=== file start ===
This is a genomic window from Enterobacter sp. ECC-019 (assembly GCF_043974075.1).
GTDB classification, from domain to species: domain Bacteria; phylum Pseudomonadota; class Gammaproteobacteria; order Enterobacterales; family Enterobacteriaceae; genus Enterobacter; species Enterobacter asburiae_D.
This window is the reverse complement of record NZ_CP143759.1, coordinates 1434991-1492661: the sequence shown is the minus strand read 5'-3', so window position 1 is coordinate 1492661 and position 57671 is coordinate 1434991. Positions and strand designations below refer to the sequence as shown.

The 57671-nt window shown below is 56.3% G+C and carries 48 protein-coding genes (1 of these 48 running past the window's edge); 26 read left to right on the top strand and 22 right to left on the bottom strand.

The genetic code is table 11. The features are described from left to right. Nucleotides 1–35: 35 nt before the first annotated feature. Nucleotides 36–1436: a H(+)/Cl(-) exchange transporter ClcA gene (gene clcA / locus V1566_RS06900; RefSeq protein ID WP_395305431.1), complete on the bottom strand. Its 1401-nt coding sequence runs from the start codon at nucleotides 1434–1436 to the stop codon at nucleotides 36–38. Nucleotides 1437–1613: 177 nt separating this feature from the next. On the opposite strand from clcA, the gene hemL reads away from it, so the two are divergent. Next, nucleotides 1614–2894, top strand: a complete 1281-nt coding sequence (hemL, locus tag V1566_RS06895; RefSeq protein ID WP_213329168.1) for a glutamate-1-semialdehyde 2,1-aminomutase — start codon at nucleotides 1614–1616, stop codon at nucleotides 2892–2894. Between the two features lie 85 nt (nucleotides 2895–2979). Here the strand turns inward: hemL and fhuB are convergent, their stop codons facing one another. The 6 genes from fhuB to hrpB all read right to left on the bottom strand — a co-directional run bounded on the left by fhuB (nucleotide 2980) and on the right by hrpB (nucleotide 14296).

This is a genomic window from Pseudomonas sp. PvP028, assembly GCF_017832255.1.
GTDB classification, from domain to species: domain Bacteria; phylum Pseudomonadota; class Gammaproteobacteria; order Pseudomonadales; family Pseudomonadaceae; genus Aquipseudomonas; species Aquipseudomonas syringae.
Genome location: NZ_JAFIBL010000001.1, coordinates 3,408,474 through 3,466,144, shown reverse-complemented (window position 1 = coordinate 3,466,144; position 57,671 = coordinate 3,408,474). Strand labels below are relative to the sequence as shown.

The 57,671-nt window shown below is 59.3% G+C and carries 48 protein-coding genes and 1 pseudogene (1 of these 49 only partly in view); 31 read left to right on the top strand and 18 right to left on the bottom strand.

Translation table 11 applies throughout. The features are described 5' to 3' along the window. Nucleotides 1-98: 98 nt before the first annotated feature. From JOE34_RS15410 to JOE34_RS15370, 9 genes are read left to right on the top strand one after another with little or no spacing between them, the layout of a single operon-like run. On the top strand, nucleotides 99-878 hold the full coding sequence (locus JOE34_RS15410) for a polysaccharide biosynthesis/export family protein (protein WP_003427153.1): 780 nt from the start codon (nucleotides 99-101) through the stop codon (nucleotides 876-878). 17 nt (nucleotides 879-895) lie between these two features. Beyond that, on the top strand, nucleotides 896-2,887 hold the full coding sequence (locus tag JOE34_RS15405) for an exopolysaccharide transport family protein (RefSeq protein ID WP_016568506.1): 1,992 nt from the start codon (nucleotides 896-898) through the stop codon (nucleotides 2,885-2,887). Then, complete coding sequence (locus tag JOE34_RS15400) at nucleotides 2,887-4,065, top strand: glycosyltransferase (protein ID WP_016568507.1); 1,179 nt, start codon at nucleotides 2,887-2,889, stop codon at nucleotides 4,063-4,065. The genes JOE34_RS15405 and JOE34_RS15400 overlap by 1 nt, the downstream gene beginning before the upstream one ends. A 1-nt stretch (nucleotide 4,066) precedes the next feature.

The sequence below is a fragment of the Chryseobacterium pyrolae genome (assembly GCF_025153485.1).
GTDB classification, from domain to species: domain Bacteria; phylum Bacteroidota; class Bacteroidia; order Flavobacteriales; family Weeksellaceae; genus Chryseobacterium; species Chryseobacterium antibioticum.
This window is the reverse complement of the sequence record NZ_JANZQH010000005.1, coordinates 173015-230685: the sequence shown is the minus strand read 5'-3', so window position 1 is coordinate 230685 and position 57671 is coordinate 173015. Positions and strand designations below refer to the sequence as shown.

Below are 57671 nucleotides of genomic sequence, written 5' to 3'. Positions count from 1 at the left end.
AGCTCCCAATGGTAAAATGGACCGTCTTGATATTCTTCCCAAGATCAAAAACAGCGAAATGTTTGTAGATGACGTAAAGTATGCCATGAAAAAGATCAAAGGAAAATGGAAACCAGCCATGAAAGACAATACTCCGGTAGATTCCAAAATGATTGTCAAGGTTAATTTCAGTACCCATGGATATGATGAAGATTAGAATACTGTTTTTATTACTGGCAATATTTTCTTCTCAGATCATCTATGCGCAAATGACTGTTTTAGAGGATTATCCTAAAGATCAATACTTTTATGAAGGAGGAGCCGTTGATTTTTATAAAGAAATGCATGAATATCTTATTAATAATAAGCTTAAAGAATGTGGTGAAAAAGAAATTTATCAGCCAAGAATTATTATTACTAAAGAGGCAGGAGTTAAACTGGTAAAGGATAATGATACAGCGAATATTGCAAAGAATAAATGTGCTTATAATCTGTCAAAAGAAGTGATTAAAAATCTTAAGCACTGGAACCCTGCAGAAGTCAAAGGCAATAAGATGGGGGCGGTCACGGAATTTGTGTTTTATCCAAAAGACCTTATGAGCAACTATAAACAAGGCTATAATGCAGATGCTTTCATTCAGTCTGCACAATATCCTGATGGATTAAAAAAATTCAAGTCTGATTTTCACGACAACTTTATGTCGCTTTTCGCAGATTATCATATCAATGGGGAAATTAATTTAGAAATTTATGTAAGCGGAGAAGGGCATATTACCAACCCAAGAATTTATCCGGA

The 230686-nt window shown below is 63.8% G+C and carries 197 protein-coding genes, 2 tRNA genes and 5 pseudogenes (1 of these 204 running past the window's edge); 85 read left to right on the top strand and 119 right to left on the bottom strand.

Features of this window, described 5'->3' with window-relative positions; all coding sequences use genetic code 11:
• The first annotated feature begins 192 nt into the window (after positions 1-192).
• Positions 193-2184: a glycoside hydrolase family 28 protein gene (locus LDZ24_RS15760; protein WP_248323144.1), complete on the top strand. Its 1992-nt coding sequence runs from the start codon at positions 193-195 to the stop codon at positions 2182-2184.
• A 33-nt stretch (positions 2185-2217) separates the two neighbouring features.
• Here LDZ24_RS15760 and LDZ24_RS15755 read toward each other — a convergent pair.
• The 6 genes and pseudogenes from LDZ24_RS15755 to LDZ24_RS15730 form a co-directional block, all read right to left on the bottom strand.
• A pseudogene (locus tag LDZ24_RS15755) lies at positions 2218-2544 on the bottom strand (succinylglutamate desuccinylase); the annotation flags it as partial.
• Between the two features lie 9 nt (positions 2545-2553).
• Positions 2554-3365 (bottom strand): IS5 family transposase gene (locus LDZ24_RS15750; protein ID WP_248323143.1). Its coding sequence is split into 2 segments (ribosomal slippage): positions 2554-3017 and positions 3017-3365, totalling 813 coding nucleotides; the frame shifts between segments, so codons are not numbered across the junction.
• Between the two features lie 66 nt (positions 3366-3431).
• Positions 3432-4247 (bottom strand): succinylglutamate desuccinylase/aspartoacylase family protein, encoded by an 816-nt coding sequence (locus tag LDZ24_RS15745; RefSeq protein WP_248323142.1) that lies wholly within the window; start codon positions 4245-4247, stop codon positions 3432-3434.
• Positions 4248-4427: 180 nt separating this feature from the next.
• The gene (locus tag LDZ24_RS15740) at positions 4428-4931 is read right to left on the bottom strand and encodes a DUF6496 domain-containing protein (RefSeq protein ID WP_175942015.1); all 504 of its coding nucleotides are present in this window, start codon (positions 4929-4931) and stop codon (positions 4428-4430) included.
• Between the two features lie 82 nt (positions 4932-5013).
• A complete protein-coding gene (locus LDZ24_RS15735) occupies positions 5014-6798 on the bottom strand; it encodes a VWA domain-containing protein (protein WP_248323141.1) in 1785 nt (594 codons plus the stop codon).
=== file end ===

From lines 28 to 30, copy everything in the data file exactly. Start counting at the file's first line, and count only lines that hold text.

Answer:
• Positions 4248-4427: 180 nt separating this feature from the next.
• The gene (locus tag LDZ24_RS15740) at positions 4428-4931 is read right to left on the bottom strand and encodes a DUF6496 domain-containing protein (RefSeq protein ID WP_175942015.1); all 504 of its coding nucleotides are present in this window, start codon (positions 4929-4931) and stop codon (positions 4428-4430) included.
• Between the two features lie 82 nt (positions 4932-5013).